Will November 26 be India’s 9/11

Here is a round up of some articles on the terror attacks of November 26.

 

Amitav Ghosh writes in the Hindustan Times: Defeat or victory determined by response

Although there is no way of knowing, this at least is certain: if the precedent of 9/11 is taken seriously the outcome will be profoundly counterproductive. As a metaphor, the words ‘9/11’ are invested not just with the memory of what happened in Manhattan on September 11, 2001, but also with the penumbra of emotions that surround the events: the feeling that ‘the world will never be the same’, the notion that this was ‘the day the world woke up’ and so on. In this sense ‘9/11’ refers not just to the attacks but also to its aftermath, in particular to an utterly misconceived military and judicial response, one that has had disastrous consequences around the world.

Prashant Agrawal writes in the Wall Street Journal: Mumbai Attack Is a Tipping Point for India

But the hotels are much more than financial destinations; they are cultural centers. The best bookshop in Mumbai is in the Taj. Out of the 10 best restaurants in the city, half are in these two hotels. After a late night out, the 24 hour coffee shops of both hotels are filled with young people using them as late-night diners. Visit these same coffee shops in the day and you might see two families having a cup of tea discussing a matrimonial alliance. For a Mumbaiker, these hotels serve as a second home.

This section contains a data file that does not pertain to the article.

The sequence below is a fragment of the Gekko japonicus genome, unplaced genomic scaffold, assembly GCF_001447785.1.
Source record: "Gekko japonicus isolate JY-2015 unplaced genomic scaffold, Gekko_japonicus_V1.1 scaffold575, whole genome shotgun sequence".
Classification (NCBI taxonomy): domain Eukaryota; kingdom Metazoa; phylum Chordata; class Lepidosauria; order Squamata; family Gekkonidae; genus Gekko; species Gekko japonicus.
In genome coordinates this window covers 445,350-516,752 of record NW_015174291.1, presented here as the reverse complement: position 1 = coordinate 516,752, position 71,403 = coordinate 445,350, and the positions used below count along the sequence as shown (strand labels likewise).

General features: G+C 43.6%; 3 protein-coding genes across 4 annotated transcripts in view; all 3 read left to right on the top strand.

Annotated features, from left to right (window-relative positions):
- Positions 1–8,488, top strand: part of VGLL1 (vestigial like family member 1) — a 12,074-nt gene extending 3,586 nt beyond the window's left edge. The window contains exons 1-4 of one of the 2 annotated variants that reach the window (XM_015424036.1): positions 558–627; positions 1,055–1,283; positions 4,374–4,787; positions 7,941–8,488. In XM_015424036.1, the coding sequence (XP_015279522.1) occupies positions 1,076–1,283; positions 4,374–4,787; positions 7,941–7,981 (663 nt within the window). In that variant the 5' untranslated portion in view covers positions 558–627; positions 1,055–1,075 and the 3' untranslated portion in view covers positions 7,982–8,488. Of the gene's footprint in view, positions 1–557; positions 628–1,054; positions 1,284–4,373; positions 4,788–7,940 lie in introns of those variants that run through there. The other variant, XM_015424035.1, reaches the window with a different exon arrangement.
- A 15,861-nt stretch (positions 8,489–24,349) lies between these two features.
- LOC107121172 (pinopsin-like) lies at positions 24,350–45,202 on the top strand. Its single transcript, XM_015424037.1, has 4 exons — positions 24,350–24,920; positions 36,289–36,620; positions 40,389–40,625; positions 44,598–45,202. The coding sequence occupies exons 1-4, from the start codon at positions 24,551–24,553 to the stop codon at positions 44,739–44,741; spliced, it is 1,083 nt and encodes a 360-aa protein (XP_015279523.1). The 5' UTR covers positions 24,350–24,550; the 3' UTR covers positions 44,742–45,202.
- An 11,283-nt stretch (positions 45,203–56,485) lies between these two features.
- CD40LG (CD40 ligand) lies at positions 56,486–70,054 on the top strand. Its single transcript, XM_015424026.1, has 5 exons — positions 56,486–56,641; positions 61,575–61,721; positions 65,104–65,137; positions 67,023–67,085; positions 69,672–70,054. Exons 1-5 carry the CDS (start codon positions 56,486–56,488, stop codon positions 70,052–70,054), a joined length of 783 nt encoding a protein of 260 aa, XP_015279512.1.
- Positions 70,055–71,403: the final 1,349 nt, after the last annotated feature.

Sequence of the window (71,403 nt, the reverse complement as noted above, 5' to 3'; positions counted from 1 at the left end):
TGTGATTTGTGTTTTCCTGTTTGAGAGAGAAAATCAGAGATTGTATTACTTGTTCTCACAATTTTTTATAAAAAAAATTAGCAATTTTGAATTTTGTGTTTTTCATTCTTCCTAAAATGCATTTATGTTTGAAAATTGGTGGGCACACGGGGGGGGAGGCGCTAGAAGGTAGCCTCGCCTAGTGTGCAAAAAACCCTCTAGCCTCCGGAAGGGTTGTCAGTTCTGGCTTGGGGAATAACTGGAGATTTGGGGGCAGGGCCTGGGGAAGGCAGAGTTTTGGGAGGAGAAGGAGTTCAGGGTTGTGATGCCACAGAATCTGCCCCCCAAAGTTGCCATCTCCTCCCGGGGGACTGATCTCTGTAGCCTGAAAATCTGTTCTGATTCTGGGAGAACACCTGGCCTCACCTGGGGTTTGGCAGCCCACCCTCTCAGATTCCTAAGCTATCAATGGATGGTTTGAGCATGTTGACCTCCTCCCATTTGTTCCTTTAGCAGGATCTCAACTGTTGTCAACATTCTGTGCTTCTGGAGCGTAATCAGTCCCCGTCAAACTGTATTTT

Every Indian is familiar with the Taj, its iconic red brick architecture façade serves as the backdrop for so many stories and Bollywood movies. So when Sonia Gandhi, the President of the ruling Congress Party, says that these are attacks on India’s prestige, she means it.

 

Biju Mathew writes in Samar: As the Fires Die: The Terror of the Aftermath

The human story of the innocents who died, the hotel staff who kept their cool and moved guests around the hotel through the service entryways and exits, those who helped each other escape, will not really make it to the headlines. The maintenance worker at the Oberoi who shielded guests and took the bullets in his stomach will remain unsung. The hospital orderlies who ran in and out with stretchers carrying the wounded – each time not knowing if they will make it back themselves to the ambulance, will not be noted.

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